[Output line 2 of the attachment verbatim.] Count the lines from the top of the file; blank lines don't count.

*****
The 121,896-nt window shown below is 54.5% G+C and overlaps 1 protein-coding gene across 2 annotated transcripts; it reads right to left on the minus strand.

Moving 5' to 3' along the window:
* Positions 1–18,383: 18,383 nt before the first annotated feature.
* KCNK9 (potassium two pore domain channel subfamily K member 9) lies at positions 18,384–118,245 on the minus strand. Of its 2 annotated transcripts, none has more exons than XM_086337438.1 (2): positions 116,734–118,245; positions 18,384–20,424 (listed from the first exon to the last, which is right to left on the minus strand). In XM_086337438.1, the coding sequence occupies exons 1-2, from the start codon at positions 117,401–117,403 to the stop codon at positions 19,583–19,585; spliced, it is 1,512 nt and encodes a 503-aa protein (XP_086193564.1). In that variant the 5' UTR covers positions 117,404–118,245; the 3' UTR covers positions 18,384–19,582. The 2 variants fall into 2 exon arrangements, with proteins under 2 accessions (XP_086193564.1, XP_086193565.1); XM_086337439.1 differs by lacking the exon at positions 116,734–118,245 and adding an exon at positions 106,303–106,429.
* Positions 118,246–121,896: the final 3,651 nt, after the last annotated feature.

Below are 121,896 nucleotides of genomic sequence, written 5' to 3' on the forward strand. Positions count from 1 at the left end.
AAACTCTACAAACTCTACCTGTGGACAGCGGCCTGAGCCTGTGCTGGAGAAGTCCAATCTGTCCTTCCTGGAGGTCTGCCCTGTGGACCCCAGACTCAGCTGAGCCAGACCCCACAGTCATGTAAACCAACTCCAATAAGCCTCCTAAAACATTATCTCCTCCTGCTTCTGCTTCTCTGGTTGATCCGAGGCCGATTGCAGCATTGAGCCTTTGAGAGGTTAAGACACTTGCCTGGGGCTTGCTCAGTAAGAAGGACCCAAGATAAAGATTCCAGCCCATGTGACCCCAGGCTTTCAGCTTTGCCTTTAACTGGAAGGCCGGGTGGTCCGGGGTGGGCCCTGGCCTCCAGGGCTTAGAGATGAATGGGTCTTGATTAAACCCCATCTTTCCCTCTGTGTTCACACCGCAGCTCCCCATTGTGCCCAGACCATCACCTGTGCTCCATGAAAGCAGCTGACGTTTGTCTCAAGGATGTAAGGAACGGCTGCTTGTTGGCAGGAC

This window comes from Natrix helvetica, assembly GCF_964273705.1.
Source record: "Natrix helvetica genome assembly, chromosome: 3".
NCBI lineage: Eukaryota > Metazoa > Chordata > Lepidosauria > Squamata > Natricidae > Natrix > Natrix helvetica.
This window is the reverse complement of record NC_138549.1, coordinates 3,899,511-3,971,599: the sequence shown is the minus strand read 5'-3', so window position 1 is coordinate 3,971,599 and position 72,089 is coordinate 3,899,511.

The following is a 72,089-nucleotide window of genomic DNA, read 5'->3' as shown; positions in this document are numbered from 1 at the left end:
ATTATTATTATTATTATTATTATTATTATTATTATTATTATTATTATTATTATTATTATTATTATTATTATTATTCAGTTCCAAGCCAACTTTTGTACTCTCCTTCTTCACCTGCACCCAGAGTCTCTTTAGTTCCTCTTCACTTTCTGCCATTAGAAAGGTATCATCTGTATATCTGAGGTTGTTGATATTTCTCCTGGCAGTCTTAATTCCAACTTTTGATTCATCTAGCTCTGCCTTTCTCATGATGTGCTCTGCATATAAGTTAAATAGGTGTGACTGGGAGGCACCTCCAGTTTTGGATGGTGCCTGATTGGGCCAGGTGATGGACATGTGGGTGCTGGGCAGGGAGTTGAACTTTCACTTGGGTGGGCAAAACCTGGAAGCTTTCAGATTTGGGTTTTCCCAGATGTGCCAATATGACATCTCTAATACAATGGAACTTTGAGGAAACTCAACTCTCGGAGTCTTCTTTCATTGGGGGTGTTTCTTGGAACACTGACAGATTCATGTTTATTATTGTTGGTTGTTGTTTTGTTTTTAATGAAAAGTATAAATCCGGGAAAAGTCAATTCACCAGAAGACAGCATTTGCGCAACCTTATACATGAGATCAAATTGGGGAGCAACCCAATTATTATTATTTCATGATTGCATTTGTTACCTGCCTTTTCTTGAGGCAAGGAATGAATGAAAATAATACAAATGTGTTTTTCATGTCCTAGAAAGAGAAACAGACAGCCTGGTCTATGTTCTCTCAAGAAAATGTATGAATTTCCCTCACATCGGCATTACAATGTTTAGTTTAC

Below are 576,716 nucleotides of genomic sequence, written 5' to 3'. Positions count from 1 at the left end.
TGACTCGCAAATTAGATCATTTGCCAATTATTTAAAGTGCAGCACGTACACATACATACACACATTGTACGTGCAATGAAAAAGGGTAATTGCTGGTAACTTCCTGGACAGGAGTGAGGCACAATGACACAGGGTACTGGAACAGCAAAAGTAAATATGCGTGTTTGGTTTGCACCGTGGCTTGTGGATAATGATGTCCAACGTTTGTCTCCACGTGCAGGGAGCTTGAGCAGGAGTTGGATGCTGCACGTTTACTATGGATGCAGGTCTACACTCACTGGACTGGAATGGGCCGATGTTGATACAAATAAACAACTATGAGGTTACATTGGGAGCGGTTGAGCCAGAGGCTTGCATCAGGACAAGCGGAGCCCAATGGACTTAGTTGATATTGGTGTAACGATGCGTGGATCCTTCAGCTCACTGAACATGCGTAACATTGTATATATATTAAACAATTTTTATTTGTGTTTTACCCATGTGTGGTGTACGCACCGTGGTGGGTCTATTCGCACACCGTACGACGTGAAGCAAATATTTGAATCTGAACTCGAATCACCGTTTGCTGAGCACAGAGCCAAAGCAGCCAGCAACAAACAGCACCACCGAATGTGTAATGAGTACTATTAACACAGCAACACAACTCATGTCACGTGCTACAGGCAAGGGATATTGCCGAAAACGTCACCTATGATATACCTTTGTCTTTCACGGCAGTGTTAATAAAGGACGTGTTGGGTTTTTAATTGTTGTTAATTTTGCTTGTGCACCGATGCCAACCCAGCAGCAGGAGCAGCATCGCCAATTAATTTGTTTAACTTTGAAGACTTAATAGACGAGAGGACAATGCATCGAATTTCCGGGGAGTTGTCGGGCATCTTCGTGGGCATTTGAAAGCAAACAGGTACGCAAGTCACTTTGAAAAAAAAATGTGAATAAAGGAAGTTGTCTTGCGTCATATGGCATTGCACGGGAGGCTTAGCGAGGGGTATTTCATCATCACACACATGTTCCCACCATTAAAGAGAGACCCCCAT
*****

Moving 5' to 3' along the window: